Against Algebra II

Advanced algebra should be an elective for motivated math students, not a requirement, argues novelist Nicholson Baker in a Harper’s cover story (subscribers only), Wrong Answer.
Cover edit 3
Baker isn’t the first to question whether future arts majors need advanced math, notes Popular Science.

In 1950, only 25 percent of students in the U.S. were taking algebra, while the Soviet Union was churning out mathematicians, writes Baker. The National Defense Education Act, passed in 1958, raised math requirements, “creating a lot of unhappy students who, as they struggle through required math course after required math course, become discouraged and learn to hate school.”

The Common Core won’t help, Baker argues.

Algebra 2 Common Core is “a highly efficient engineer for the creation of math rage: a dead scrap of repellant terminology, a collection of spiky, decontextualized, multistep mathematical black-box techniques that you must practice over and over and get by heart in order to be ready to do something interesting later on, when the time comes,” he writes.

Education Secretary Arne Duncan sees Algebra II as “the mystic portal to prosperity,” Baker complains.

Baker proposes “a new, one-year teaser course for ninth graders, which would briefly cover a few techniques of algebraic manipulation, some mind stretching geometric proofs, some nifty things about parabolas and conic sections, and even perhaps a soft-core hint of the infinitesimal, change-explaining powers of calculus.”

After that, advanced math would be reserved for those who really want to learn it.

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Comments

  1. As a science person who took a lot of math, I agree. The students who want the higher math classes need for them to be rigorous. The rest of the students should learn to be completely proficient in arithmetic, fractions, percents, ratios, decimals, etc, and some basic algebra. Then they’d know the math that people encounter every day but wouldn’t be slowing down the students who might actually need to solve systems of equations with multiple variables. That being said, they should also be told that some folks in business use some higher math. A lot of students who KNOW that they don’t want to go into STEM might be considering business.

    • Lulu,

      Unfortunately, far too many students graduate from high school without knowing how to actually add, subtract, multiply, divide, handle percentages/fractions/ratios, and will have a very difficult time in any major field, including business.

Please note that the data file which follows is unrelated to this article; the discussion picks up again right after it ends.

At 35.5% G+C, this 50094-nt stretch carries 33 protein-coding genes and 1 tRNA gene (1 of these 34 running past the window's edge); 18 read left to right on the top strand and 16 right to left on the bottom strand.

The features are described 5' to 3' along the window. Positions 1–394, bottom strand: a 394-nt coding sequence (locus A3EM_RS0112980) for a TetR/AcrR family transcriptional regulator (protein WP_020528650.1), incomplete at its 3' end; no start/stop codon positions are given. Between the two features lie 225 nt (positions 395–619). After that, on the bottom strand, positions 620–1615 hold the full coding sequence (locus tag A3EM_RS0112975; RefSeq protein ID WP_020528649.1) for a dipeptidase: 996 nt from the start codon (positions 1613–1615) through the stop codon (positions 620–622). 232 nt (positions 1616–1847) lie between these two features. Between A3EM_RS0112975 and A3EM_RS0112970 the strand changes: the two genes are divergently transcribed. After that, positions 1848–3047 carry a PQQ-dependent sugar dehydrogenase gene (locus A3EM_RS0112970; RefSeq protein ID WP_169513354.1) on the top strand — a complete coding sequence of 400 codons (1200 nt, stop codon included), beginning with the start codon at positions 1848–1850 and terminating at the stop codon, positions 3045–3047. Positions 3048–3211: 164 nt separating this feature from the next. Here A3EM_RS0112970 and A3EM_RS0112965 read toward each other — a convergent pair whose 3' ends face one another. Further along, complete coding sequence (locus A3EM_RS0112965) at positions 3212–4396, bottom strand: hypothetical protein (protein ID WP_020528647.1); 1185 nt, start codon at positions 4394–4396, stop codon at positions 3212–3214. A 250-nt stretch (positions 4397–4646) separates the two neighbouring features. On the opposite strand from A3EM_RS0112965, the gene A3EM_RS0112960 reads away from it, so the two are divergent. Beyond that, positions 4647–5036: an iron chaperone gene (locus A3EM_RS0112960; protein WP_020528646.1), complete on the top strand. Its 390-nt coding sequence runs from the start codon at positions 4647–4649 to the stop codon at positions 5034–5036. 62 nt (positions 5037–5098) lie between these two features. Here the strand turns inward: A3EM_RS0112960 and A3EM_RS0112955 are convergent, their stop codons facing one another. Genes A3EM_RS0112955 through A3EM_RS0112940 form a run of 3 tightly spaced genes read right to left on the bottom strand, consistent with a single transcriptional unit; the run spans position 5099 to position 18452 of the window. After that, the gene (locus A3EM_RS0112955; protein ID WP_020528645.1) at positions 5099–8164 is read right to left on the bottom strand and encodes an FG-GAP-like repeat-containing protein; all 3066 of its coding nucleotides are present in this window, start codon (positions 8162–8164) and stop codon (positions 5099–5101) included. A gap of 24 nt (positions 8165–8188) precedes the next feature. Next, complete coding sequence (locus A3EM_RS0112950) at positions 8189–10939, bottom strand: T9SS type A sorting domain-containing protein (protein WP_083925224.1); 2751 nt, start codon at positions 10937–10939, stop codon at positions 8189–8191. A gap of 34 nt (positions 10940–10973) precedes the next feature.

Sigh

  2. I guess American society has become so dumbed down that Algebra II is considered ‘advanced’ now. Give it 15-20 more years, and even Algebra I will be considered ‘advanced’… Then what?

    • Roger Sweeny says:

      Algebra II has always been considered advanced. Education people have actually been trying to do whatever the opposite of dumbing down high school math requirements would be. They have encouraged students to take math past Algebra I. More high school students than ever before are now taking a course called Algebra II.

      Of course, many of those courses aren’t real Algebra II, because real Algebra II *is* advanced and lots of students would crash and burn in such a course. Years ago, nobody tried to get them to take Algebra II. Maybe they took “business math.” Or they took no more math at all.

  3. Claire Boston says:

    The problem with math as it is taught in our schools today is
    1) the majority of elementary school teachers are not proficient in math themselves
    2) they pass on their fear and dislike to math to their students (more than one teacher in elementary told my daughter that “math is hard”)
    3) they focus so much on making math ‘fun’ that the kids don’t learn the basics in elementary
    4) by the time they get to high school they are either a) turned off by math, b) don’t bother to try anyone because they believe it is too ‘hard’, c) have missed enough of the basics, or were so poorly taught the basics, that they can’t handle Algebra I without extensive remediation.

    As an example, my daughter, who by the way absolutely loves math and plans to study engineering and architecture when she graduates this year, had a real struggle with doing units conversions in chemistry. We finally figured out that none of her math teachers in elementary had shown students step-by-step how to do a units conversion with showing all the units and doing it one step at a time; instead they gave them a ‘short cut’ which none of them really understood, but which worked well enough for simple problems but broke down with more advanced problems. We had screaming matches, crying jags, temper tantrums, you name it, when we made her sit down and go back to the basics. “That’s not the way the book told us to do it!” was her mantra. Once we got through the emotional breakdown and got the arms uncrossed from the defensive stance, we were able to show her how to do it the way we learned in school (I’m an MS in polymer chemistry and her dad is an MS in chemical engineering, both with advanced math under our belts).

    I love math, have always been good at it, but I have trouble understanding today’s elementary math books because they are disorganized, don’t clearly lay out the rules for math, and insist on ‘playing games’ with tricky word problems as a substitute for actually teaching the kids how to do math. First you learn how to do the math itself, THEN you learn how to apply it via setting up the equations yourself; most elementary math classes skip right to the word problems, and the teachers don’t have the faintest clue of how to teach deductive reasoning to the kids to enable them to understand how to set up the problems themselves. Therefore, the idea that ‘math is hard’ becomes a reality, reinforced by teachers who can’t actually do the work correctly themselves.